One ought not take the party’s activities to be so devious or broadly consequential, though. After all, a small party with a relatively small base must take the opportunities it can to advance its agenda. And issues like the empowerment of women, social and economic equality and improved education are bigger than a party or a personality. But at the same time, one cannot help but recall the public squabbles between Hanoune and the RND, and that deep ideological and political divisions seem to be all but forgotten in a matter of months. Whatever the case may be, there are those likely to win and those likely to lose in the current system. Politics is about competition and securing what one can. So the question rises: what else is one to do, but try to secure a place for his agenda within the system? Inflexibility would destroy a party like the PT. Pragmatism rescues it from snapping like a brittle cracker, but can the party preserve its principles when it has gone in so deep?

3 thoughts on “On the PT-RND ‘agreement’

  1. Great analysis Kal.

    I’m wondering though whether the PT is, or was the party of the middle class. At the beginning, the PT was trying to be truly the party of the working class by winning over the unions and the big factories that were left over from the socialist years: Traditional trotskyist turf. They did have some limited success (the current unions are still influenced by the FLN to a large extent through the UGTA). Today they win over votes because they are against the government more than because they are for them.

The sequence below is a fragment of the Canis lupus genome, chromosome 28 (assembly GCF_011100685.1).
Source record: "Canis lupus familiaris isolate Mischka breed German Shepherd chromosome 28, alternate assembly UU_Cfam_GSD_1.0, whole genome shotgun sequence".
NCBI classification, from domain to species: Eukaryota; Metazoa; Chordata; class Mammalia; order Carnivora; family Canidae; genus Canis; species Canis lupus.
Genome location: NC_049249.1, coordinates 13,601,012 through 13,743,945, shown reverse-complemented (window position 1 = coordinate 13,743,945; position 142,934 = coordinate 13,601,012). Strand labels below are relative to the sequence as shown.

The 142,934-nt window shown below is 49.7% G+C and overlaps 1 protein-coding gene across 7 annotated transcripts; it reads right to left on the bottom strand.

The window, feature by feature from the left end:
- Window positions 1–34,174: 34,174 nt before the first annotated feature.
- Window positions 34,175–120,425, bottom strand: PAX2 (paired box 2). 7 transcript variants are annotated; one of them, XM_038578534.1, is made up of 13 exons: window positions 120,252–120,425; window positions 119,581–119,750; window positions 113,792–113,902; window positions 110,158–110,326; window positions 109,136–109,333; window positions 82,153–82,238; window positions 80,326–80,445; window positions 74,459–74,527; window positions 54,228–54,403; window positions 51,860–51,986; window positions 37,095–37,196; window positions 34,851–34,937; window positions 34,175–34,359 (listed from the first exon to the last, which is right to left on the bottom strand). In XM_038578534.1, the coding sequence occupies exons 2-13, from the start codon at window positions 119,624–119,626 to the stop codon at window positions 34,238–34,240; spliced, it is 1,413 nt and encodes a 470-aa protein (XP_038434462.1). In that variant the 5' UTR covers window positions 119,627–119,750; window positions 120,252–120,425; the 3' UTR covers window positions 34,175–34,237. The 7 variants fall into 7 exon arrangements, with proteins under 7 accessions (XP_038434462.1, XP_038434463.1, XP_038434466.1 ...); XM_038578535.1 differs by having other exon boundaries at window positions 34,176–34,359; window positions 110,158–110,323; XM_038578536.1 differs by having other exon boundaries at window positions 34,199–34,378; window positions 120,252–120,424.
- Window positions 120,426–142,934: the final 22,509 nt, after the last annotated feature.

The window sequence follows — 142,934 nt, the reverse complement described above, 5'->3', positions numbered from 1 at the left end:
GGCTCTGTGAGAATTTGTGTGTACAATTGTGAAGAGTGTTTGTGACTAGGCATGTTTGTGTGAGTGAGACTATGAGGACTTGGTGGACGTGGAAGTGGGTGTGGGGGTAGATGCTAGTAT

I always thought the Middle class was divided sharply divided ideologically with loyalties to the FFS (socialist), RCD (secularist), FIS (still some disgruntled affluent people who thought the FIS should not have turned violent) and the MSP (islamic). Outside of the Kabyle areas, supporters of the FFS and the RCD are firmly middle class.

    • Thanks for reading Houwari.

      From what I know about the PT’s followers, there is a strong middle class component. At the same time, though, it does not take a swathe of it like the FIS did or the bigger parties do. At rallies there is always a working class (union people) and middle class (ex-bureaucrats and academic types). There entire support base seems to come from the fact that it opposes the government’s liberalization program (to the extent it can be called that), like you say, so you’re getting the leftist-secularist constituency. On the FFS/RCD, their support outside of Kabylia is marginal, mostly Kabyles who’ve come down from the mountains (except in the eastern interior and Ghardaia where it’s ideologically motivated among some of the non-Kabyle Berbers). Those Kabyles are often middle class types. PT’s public support does not approach the MSP’s or the other opposition parties. The UGTA is another set that needs analysis. There’s a lot of stuff on them in the 60s and 70s, not as much after. Would be interesting to look at them under Boutef, et al after the war.

      I think the PT’s overall strategy is basically survivalist: opposing enough to maintain some meaningful public credibility but going along with the regime enough to get stomped on.

  2. Nice note. It reminds me of a funny comment that an Algerian banking colleague made to me not long ago when an American banker asked him about politics, and he said (in French), “The General like to let the rabbits hop around their cage, it makes the rabbits feel better.” Hilarious (les lapins, the opposition).